Touché – France lays down law on supermarket food waste

New laws in France requiring supermarkets to redistribute surplus food have prompted debate on whether we should follow suit in Scotland.

Written By Iain Gulland  |  2 Jun 15

It is great to see the issue of food waste getting attention.   However, in truth, similar legal obligations already exist in Scotland.  Under our waste regulations, all businesses must apply the waste hierarchy, which prioritises re-use and recycling over disposal.  So food businesses should be routinely redistributing their edible surplus for human consumption, where it is safe to do so, by law. 

Responding to calls for action on surplus food, the Scottish Retail Consortium highlighted that many of its members are voluntarily passing good food to charitable retribution schemes.   But under Duty of Care this isn’t voluntary – it is a legal obligation.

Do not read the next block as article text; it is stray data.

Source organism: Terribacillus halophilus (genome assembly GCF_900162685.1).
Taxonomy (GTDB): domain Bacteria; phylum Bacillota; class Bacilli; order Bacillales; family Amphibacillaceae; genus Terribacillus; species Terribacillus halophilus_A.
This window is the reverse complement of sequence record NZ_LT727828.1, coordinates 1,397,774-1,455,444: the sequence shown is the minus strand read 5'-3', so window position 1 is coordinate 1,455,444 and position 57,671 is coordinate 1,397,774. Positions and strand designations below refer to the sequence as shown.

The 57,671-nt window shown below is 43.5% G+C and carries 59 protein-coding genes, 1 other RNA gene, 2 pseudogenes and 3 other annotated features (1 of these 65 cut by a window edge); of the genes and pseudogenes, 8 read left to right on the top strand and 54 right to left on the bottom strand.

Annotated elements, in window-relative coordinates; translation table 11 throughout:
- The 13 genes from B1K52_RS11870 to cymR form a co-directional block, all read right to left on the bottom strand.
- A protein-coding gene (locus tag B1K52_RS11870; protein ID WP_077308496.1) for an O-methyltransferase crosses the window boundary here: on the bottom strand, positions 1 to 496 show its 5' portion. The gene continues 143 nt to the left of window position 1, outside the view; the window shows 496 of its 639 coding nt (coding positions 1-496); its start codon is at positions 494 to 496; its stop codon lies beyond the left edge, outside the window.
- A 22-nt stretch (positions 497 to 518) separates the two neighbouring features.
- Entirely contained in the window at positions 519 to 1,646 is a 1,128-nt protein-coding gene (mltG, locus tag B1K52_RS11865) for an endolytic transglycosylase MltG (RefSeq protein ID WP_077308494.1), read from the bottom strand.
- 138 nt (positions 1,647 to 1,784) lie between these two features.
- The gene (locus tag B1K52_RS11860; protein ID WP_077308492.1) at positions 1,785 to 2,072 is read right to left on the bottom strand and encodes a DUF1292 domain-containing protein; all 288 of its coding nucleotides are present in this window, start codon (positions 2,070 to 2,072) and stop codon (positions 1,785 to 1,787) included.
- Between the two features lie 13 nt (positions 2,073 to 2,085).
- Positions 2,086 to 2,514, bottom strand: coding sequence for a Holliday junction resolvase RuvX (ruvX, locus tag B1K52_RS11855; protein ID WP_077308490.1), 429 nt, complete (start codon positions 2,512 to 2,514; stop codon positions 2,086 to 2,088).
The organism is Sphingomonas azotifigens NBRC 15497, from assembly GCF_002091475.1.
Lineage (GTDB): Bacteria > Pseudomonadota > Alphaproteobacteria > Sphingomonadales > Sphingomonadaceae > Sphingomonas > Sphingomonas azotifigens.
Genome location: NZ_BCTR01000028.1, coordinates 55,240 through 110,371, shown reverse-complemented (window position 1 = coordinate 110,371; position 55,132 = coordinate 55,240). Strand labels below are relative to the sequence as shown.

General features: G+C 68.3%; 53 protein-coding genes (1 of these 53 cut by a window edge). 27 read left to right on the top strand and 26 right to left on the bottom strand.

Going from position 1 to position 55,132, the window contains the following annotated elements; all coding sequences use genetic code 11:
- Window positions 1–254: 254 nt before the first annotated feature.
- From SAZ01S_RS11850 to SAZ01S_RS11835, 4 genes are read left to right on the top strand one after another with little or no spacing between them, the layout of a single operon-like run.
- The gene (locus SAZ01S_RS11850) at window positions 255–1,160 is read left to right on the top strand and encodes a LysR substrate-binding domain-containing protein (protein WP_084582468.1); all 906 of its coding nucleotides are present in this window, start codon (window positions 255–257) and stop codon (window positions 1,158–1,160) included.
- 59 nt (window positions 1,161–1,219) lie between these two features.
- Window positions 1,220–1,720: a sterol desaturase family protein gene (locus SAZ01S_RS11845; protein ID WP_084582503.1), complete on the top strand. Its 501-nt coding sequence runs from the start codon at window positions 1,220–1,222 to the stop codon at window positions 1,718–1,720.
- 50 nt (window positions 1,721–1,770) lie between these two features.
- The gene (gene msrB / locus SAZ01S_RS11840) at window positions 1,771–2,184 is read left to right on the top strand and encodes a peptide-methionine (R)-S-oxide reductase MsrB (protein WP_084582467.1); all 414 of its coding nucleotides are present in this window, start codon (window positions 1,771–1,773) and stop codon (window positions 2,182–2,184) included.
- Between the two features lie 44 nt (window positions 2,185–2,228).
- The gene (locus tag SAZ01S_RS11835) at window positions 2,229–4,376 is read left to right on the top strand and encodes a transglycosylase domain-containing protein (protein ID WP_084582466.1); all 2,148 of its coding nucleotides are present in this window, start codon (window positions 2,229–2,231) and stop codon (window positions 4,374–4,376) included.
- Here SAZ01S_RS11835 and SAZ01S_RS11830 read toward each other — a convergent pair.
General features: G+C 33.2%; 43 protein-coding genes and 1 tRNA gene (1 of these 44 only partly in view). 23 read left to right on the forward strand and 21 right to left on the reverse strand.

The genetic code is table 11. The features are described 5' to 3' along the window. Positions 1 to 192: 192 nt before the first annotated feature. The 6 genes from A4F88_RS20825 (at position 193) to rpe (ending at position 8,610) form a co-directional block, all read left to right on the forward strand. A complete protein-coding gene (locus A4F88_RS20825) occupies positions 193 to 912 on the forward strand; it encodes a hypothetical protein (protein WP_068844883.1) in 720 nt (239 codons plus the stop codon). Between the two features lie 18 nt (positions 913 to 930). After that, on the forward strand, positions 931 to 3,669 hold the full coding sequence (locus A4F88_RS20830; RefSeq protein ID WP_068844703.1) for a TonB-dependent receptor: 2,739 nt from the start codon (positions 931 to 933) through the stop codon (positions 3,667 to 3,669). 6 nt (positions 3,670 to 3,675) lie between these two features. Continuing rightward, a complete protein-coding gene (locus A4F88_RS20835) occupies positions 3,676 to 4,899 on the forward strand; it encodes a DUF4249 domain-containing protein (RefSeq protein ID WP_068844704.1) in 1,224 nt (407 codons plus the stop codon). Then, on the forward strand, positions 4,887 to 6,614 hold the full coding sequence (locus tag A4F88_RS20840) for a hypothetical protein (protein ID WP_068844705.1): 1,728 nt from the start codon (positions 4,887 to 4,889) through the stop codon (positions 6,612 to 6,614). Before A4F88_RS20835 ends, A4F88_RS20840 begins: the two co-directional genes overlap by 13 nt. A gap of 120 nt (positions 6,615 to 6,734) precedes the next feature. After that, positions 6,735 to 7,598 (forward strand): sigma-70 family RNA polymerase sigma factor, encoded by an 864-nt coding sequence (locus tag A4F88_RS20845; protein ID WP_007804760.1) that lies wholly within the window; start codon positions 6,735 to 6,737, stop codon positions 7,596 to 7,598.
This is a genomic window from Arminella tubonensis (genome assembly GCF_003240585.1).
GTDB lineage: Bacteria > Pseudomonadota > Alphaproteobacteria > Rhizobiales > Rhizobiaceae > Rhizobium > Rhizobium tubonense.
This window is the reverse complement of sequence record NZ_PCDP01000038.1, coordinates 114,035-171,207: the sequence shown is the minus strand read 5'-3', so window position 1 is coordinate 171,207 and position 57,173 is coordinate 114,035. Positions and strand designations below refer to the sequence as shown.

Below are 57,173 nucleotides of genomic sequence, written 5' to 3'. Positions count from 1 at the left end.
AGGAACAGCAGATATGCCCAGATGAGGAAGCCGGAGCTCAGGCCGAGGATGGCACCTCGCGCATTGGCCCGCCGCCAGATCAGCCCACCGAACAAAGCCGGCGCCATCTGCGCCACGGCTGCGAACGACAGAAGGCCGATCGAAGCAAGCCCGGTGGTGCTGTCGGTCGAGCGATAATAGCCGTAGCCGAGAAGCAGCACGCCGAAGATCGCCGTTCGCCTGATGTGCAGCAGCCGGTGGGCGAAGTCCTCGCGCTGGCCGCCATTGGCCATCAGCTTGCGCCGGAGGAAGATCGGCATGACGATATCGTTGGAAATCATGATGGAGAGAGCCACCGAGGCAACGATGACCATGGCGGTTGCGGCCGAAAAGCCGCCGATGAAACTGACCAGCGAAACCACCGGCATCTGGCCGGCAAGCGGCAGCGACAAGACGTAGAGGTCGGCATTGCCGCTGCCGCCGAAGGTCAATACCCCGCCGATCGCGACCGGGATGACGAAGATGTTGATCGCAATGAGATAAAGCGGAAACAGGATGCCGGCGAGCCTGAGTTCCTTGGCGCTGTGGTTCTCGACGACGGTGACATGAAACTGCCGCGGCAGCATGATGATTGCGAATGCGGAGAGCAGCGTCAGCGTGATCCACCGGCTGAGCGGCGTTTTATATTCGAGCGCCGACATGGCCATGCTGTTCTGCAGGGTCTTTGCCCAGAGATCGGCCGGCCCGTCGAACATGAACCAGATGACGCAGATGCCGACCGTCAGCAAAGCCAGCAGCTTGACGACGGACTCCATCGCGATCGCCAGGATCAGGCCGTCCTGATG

There’s an important issue here regarding the Duty of Care and how it is applied.  Some may argue that the waste hierarchy is an ‘old money’ approach that is being overtaken by circular economy thinking.  But the fact that it is enshrined in law should be a key enabler for better resource management decisions.   I’m interested to know if the apparent gap in understanding here is a communications thing, or if it needs clearer regulatory guidance.

Of course, waste prevention is at the top of the hierarchy, and on the food waste issue, Zero Waste Scotland believes our priority should be to avoid wasting so much in the first place.

This is a complex area, with a number of factors, from lifestyles, consumer behaviour and market demands all at play.  But just because it is hard, doesn’t mean we shouldn’t tackle it.

Our work spans the supply chain, promoting less wasteful practices in manufacturing, via Resource Efficient Scotland, in retail and hospitality, via UK voluntary agreements, at home via Love Food Hate Waste.

To be successful, waste prevention needs system-wide approaches.  Schemes like FareShare do amazing work, but their existence is symptomatic of wastefulness throughout the food system.  Campaigners are right to point out that relying on surplus to feed those in need is not a truly sustainable solution.  We should strive to end both food poverty and food waste, independently of one another, for an environmentally and socially just Scotland.

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